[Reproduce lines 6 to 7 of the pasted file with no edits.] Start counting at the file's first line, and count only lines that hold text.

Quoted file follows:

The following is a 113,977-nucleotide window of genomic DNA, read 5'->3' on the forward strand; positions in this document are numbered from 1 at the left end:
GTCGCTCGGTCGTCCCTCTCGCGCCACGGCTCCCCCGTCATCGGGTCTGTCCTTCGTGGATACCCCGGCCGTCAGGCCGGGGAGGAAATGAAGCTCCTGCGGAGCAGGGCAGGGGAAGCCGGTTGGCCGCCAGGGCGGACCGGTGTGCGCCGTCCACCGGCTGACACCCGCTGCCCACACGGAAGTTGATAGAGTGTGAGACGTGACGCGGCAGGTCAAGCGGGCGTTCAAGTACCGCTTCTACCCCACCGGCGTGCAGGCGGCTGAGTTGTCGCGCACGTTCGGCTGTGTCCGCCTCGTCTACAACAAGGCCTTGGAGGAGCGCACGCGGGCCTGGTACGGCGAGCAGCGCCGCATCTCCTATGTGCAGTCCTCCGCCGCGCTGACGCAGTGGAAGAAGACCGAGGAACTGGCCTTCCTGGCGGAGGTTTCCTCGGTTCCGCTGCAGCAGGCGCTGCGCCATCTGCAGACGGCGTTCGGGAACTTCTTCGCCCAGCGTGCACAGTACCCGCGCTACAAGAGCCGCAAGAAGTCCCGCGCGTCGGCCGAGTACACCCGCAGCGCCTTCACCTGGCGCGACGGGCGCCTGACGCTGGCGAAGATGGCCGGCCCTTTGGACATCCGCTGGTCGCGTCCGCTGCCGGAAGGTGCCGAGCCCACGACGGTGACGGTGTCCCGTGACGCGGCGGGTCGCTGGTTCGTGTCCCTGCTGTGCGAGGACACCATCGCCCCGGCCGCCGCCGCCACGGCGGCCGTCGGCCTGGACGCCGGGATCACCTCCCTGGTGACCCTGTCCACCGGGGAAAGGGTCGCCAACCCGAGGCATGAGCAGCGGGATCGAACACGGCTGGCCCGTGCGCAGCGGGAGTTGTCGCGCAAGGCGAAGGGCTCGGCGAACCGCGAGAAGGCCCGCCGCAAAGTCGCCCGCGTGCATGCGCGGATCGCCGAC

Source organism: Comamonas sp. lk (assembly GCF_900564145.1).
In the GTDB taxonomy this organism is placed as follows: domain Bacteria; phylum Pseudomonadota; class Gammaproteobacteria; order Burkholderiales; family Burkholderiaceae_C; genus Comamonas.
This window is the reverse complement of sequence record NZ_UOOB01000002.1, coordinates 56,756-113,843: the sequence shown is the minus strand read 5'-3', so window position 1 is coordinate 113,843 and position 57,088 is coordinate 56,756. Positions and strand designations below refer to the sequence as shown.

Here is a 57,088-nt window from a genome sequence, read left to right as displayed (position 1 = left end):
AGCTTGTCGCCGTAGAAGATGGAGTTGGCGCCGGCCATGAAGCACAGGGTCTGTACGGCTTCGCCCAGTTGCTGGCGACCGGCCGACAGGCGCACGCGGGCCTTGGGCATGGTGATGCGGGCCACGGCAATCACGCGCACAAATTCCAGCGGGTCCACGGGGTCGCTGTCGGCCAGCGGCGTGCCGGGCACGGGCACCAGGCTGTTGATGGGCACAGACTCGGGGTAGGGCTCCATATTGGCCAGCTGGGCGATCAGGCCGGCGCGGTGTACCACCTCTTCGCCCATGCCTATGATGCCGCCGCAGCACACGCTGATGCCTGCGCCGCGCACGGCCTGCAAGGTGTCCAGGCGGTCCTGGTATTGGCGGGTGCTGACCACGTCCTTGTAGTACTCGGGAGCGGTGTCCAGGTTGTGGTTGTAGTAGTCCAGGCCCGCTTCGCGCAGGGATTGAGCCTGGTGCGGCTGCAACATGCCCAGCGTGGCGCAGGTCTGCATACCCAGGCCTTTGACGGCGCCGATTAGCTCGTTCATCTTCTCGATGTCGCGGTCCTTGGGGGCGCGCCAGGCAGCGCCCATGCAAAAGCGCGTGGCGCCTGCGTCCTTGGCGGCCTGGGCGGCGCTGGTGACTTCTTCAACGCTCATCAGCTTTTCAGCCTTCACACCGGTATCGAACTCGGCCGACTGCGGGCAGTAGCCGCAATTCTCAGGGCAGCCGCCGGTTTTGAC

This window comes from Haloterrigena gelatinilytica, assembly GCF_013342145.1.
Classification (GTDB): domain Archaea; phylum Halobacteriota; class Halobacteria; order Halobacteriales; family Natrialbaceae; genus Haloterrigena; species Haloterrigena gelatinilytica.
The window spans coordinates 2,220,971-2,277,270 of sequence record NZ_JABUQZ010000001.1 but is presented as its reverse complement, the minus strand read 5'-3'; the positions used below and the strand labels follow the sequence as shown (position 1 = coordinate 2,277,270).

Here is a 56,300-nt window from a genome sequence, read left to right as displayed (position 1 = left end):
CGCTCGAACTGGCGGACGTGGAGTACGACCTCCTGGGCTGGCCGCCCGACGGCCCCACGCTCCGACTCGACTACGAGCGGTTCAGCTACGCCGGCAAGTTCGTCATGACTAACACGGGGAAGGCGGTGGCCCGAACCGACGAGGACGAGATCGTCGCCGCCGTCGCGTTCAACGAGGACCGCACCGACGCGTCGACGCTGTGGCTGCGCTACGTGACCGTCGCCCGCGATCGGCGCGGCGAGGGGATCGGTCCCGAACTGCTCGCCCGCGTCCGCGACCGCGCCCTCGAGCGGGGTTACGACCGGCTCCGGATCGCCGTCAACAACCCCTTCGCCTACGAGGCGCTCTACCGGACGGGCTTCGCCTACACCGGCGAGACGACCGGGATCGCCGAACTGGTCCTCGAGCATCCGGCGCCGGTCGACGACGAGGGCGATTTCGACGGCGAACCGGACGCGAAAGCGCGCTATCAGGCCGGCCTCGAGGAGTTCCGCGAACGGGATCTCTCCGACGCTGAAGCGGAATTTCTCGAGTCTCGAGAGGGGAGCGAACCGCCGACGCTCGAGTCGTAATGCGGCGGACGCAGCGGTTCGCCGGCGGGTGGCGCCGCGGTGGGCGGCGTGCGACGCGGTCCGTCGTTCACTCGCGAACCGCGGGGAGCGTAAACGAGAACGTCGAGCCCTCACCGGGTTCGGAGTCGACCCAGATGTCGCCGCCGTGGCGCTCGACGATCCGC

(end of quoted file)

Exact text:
Here is a 57,088-nt window from a genome sequence, read left to right as displayed (position 1 = left end):
AGCTTGTCGCCGTAGAAGATGGAGTTGGCGCCGGCCATGAAGCACAGGGTCTGTACGGCTTCGCCCAGTTGCTGGCGACCGGCCGACAGGCGCACGCGGGCCTTGGGCATGGTGATGCGGGCCACGGCAATCACGCGCACAAATTCCAGCGGGTCCACGGGGTCGCTGTCGGCCAGCGGCGTGCCGGGCACGGGCACCAGGCTGTTGATGGGCACAGACTCGGGGTAGGGCTCCATATTGGCCAGCTGGGCGATCAGGCCGGCGCGGTGTACCACCTCTTCGCCCATGCCTATGATGCCGCCGCAGCACACGCTGATGCCTGCGCCGCGCACGGCCTGCAAGGTGTCCAGGCGGTCCTGGTATTGGCGGGTGCTGACCACGTCCTTGTAGTACTCGGGAGCGGTGTCCAGGTTGTGGTTGTAGTAGTCCAGGCCCGCTTCGCGCAGGGATTGAGCCTGGTGCGGCTGCAACATGCCCAGCGTGGCGCAGGTCTGCATACCCAGGCCTTTGACGGCGCCGATTAGCTCGTTCATCTTCTCGATGTCGCGGTCCTTGGGGGCGCGCCAGGCAGCGCCCATGCAAAAGCGCGTGGCGCCTGCGTCCTTGGCGGCCTGGGCGGCGCTGGTGACTTCTTCAACGCTCATCAGCTTTTCAGCCTTCACACCGGTATCGAACTCGGCCGACTGCGGGCAGTAGCCGCAATTCTCAGGGCAGCCGCCGGTTTTGAC